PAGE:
Although the headquarters of the International Organization for Standardization (ISO) is located in Geneva, Switzerland, few people are aware that the organization was founded after a meeting that took place in London, England, in 1946, shortly after the end of the Second World War. At said meeting, 65 representatives from 25 countries sought to discuss the future of international standardization in several areas.
In 1947, ISO was officially founded, having 67 technical committees. Later, in 1949, ISO moved into a small office in Geneva and, from 1950 onwards its Central Secretariat was made up of 5 staff members.
However, it was only in 1951 that ISO published its first international standard. Such standard was called “Recommendation” at the time and, therefore, had the acronym ISO/R 1:1951 – Standard reference temperature for industrial length measurements. By the way, this standard still exists today, although it has been completely reformulated, and is now known as ISO 1:2022 – Standard reference temperature for geometrical product specification.
Another milestone in the entity was the publication of the ISO 31 standard, based on the SI (système international d´unités) establishing standards for quantities and units seeking world-wide uniformity. This standard was later replaced by ISO 80000.
From the 1960s onward, ISO demonstrated additional concern for developing countries, creating the Committee for Developing Country Matters (DEVCO) in 1961. From 1968 onward, this committee started providing “correspondent membership” as a way of allowing these countries to be informed on international standardization services, without the need to bear the costs of a regular ISO membership. Currently, ISO has approximately 50 countries as correspondent members.
Because of the extensive nature of ISO standards, in 1968, the organization standardized freight containers, thereby revolutionizing the import and export procedures. This standardization brought uniformity to freight and packaging of goods around the world.
In 1971, ISO created its first 2 technical committees in the environmental field: (i) air quality and (ii) water quality. Currently, these committees have been included in other expert groups, covering numerous subjects such as soil quality, environmental management, and renewable energy.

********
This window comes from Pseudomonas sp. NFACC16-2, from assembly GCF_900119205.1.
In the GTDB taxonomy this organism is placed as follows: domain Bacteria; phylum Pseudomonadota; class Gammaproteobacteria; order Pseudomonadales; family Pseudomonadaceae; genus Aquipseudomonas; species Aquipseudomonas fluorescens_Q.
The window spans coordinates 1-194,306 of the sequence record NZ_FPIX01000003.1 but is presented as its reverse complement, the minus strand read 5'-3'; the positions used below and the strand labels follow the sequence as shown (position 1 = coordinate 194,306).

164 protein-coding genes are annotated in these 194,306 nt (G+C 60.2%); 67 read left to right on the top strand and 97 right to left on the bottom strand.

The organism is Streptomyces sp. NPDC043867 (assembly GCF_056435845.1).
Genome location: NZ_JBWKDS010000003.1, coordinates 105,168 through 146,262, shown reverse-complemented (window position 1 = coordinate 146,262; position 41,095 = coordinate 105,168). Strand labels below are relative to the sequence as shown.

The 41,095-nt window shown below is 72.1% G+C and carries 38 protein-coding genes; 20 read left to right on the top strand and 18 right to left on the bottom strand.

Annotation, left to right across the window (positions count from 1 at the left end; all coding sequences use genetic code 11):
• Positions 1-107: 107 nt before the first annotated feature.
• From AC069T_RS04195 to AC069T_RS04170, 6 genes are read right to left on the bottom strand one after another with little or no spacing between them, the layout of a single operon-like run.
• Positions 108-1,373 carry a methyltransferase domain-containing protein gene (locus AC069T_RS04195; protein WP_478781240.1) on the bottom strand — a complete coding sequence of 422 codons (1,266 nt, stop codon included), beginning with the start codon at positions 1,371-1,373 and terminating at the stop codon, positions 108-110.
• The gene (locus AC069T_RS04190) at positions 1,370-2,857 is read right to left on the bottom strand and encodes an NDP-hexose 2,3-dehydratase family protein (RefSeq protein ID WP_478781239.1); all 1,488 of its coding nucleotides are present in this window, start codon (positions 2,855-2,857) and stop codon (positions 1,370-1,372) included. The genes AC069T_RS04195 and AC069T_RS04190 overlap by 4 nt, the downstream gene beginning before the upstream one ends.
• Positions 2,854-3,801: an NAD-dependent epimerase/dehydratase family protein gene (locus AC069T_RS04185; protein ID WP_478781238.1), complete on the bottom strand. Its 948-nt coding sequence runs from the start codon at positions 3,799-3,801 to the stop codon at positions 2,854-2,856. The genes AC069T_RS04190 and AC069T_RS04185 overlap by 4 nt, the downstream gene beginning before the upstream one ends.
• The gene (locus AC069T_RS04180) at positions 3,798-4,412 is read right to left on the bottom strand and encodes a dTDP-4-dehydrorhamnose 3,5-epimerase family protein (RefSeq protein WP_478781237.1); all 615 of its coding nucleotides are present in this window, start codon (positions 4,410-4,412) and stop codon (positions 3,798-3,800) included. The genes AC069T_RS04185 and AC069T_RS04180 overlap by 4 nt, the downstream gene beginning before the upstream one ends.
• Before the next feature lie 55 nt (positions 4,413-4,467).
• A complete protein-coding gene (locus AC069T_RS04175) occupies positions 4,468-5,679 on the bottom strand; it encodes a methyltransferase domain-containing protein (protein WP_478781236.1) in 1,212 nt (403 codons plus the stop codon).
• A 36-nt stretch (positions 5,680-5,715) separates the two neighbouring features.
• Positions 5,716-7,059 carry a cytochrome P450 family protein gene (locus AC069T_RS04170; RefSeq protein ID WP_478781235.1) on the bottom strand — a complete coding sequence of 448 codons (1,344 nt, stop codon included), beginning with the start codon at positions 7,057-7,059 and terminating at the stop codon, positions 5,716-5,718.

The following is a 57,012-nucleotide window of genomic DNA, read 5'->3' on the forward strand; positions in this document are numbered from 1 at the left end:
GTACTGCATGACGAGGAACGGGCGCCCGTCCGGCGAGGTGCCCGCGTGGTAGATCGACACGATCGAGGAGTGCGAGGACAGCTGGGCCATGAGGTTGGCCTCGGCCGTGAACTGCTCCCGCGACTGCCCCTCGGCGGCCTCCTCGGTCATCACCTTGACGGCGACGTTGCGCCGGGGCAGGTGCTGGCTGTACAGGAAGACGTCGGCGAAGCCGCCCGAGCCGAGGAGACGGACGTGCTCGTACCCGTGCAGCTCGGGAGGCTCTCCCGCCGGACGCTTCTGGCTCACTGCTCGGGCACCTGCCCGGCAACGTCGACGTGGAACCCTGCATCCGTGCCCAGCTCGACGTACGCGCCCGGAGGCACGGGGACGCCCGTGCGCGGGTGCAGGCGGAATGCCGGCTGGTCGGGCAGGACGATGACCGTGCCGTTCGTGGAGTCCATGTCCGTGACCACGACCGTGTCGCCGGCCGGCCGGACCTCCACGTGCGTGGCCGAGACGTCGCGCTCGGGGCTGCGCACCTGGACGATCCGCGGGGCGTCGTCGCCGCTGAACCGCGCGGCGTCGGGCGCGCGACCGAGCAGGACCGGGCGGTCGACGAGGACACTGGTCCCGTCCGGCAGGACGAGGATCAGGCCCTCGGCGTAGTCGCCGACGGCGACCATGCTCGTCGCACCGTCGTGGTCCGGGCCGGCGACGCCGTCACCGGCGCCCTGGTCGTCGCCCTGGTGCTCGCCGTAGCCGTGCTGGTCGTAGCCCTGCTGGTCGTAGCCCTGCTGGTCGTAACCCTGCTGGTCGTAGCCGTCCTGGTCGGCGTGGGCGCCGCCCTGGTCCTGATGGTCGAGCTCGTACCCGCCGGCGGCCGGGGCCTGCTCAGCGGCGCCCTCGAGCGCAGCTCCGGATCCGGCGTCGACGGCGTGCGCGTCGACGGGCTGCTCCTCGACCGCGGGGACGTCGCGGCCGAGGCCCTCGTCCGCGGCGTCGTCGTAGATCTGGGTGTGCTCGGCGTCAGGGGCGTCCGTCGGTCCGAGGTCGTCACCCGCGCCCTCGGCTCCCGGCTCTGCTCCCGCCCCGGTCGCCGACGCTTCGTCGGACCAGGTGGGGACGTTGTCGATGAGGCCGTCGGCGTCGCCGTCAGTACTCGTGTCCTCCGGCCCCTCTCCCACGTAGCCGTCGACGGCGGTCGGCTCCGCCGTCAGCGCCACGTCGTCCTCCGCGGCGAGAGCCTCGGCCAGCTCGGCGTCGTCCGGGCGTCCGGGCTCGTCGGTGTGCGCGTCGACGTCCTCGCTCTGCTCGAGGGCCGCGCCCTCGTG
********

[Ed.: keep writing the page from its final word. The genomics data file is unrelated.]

The most significant shift in ISO's history is unquestionably the introduction of the ISO 9000 family, starting in 1987. These are standards on a quality management system, focusing on improving the quality of products and services, in order to meet the expectations of their customers.
From 1995 onward, ISO migrated to the digital world, making its standards available in digital format.
Another paradigm for ISO was the launch of the ISO 14000 family of standards in 1996, regarding environmental management. These standards allowed companies and organizations to identify and control their environmental impact.
In 2005, ISO joined the International Electrotechnical Commission (IEC), an international organization that also aims to standardize norms related to electrical, electronic, and associated technologies. Together, they introduced a highly significant standard that remains relevant today: the information security management system, established through the publication of the ISO 27000 family. This family of standards has become one of the most relevant currently available by ISO.
In 2010, ISO also worked on standardized norms for social responsibility, publishing the 26000 family of standards.
Aware of the development in the business environment and environmental concerns, ISO launched standard 50001 in 2011. This standard offers public and private sectors the management of strategies to improve energy efficiency and to reduce costs.
In 2016, ISO published a powerful tool to be used against corruption, the standard 37001. This standard aims to help organizations mitigate corruption risks in their operations, reducing corporate risks and costs, and creating a manageable business model to prevent, detect, and address corruption.
70 years after its official foundation in 1947, that is, in 2017, ISO already had 163 members and a total of 21,000 standards, representing notable progress throughout its history.
Taking a clinical look at working conditions around the world, ISO launched the 45000 family of standards in 2018. These standards establish global standards to be adopted in occupational health and in the management of a workplace safety system, aiming to help companies and organizations of any size to reduce illnesses and accidents resulting from the work performed by their employees.
The following year, in 2019, ISO turned to a relevant standard regarding innovation management, ISO 56002. The organization aimed to keep businesses of any size agile, adaptable, and resilient to face current challenges.
ISO was also concerned about equality between men and women when creating the ISO Gender Action Plan in 2019. That plan outlined five priority areas that focus on collecting data, creating a network to share best practices, and raising awareness of standards supporting gender equality and women's empowerment.
An equally relevant fact, given a new situation for the entire world during the pandemic caused by COVID-19, was the publication of the ISO/PAS 45005 standard. This standard aims to establish standards for a healthy and safe work environment.